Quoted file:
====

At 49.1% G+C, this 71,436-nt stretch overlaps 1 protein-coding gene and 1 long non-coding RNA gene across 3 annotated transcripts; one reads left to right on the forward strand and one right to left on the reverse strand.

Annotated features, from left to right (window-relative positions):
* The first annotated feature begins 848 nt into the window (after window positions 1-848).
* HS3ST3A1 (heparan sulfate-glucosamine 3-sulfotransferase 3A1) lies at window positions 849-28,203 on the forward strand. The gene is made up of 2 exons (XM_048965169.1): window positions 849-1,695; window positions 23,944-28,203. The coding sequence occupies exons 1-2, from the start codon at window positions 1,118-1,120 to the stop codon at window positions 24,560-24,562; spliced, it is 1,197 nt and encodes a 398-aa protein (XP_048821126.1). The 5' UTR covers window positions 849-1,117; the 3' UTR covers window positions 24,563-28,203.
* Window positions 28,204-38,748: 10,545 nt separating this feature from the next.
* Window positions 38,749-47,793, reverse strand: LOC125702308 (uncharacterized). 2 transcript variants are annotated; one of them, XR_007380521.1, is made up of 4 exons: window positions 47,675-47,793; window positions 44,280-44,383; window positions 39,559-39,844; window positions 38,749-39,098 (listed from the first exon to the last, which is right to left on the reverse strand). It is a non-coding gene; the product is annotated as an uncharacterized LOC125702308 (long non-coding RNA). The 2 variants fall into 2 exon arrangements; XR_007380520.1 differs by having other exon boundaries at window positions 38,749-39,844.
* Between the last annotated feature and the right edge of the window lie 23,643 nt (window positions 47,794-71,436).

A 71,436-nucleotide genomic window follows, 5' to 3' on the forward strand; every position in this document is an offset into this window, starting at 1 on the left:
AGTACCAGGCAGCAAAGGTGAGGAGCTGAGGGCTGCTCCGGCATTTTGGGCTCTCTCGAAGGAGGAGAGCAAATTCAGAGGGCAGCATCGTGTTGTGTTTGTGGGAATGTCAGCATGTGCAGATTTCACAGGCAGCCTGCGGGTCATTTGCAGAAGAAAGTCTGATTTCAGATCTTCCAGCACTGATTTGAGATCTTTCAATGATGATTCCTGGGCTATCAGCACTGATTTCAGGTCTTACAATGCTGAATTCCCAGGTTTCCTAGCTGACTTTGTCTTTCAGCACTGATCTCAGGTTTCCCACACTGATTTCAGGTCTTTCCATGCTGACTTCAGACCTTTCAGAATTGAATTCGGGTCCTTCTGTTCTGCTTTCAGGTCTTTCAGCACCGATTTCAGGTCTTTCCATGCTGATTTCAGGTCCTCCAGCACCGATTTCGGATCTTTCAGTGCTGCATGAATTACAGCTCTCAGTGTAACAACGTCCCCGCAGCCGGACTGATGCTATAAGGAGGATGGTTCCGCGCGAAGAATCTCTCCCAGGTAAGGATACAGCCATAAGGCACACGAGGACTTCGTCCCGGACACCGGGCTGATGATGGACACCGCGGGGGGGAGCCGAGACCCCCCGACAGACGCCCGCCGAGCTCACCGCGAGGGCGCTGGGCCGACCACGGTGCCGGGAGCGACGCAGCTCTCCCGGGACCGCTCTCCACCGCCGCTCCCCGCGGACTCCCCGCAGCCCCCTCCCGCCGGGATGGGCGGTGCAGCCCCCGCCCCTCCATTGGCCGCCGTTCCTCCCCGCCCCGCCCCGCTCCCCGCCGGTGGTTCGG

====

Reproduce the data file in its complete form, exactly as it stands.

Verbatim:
At 49.1% G+C, this 71,436-nt stretch overlaps 1 protein-coding gene and 1 long non-coding RNA gene across 3 annotated transcripts; one reads left to right on the forward strand and one right to left on the reverse strand.

Annotated features, from left to right (window-relative positions):
* The first annotated feature begins 848 nt into the window (after window positions 1-848).
* HS3ST3A1 (heparan sulfate-glucosamine 3-sulfotransferase 3A1) lies at window positions 849-28,203 on the forward strand. The gene is made up of 2 exons (XM_048965169.1): window positions 849-1,695; window positions 23,944-28,203. The coding sequence occupies exons 1-2, from the start codon at window positions 1,118-1,120 to the stop codon at window positions 24,560-24,562; spliced, it is 1,197 nt and encodes a 398-aa protein (XP_048821126.1). The 5' UTR covers window positions 849-1,117; the 3' UTR covers window positions 24,563-28,203.
* Window positions 28,204-38,748: 10,545 nt separating this feature from the next.
* Window positions 38,749-47,793, reverse strand: LOC125702308 (uncharacterized). 2 transcript variants are annotated; one of them, XR_007380521.1, is made up of 4 exons: window positions 47,675-47,793; window positions 44,280-44,383; window positions 39,559-39,844; window positions 38,749-39,098 (listed from the first exon to the last, which is right to left on the reverse strand). It is a non-coding gene; the product is annotated as an uncharacterized LOC125702308 (long non-coding RNA). The 2 variants fall into 2 exon arrangements; XR_007380520.1 differs by having other exon boundaries at window positions 38,749-39,844.
* Between the last annotated feature and the right edge of the window lie 23,643 nt (window positions 47,794-71,436).

A 71,436-nucleotide genomic window follows, 5' to 3' on the forward strand; every position in this document is an offset into this window, starting at 1 on the left:
AGTACCAGGCAGCAAAGGTGAGGAGCTGAGGGCTGCTCCGGCATTTTGGGCTCTCTCGAAGGAGGAGAGCAAATTCAGAGGGCAGCATCGTGTTGTGTTTGTGGGAATGTCAGCATGTGCAGATTTCACAGGCAGCCTGCGGGTCATTTGCAGAAGAAAGTCTGATTTCAGATCTTCCAGCACTGATTTGAGATCTTTCAATGATGATTCCTGGGCTATCAGCACTGATTTCAGGTCTTACAATGCTGAATTCCCAGGTTTCCTAGCTGACTTTGTCTTTCAGCACTGATCTCAGGTTTCCCACACTGATTTCAGGTCTTTCCATGCTGACTTCAGACCTTTCAGAATTGAATTCGGGTCCTTCTGTTCTGCTTTCAGGTCTTTCAGCACCGATTTCAGGTCTTTCCATGCTGATTTCAGGTCCTCCAGCACCGATTTCGGATCTTTCAGTGCTGCATGAATTACAGCTCTCAGTGTAACAACGTCCCCGCAGCCGGACTGATGCTATAAGGAGGATGGTTCCGCGCGAAGAATCTCTCCCAGGTAAGGATACAGCCATAAGGCACACGAGGACTTCGTCCCGGACACCGGGCTGATGATGGACACCGCGGGGGGGAGCCGAGACCCCCCGACAGACGCCCGCCGAGCTCACCGCGAGGGCGCTGGGCCGACCACGGTGCCGGGAGCGACGCAGCTCTCCCGGGACCGCTCTCCACCGCCGCTCCCCGCGGACTCCCCGCAGCCCCCTCCCGCCGGGATGGGCGGTGCAGCCCCCGCCCCTCCATTGGCCGCCGTTCCTCCCCGCCCCGCCCCGCTCCCCGCCGGTGGTTCGG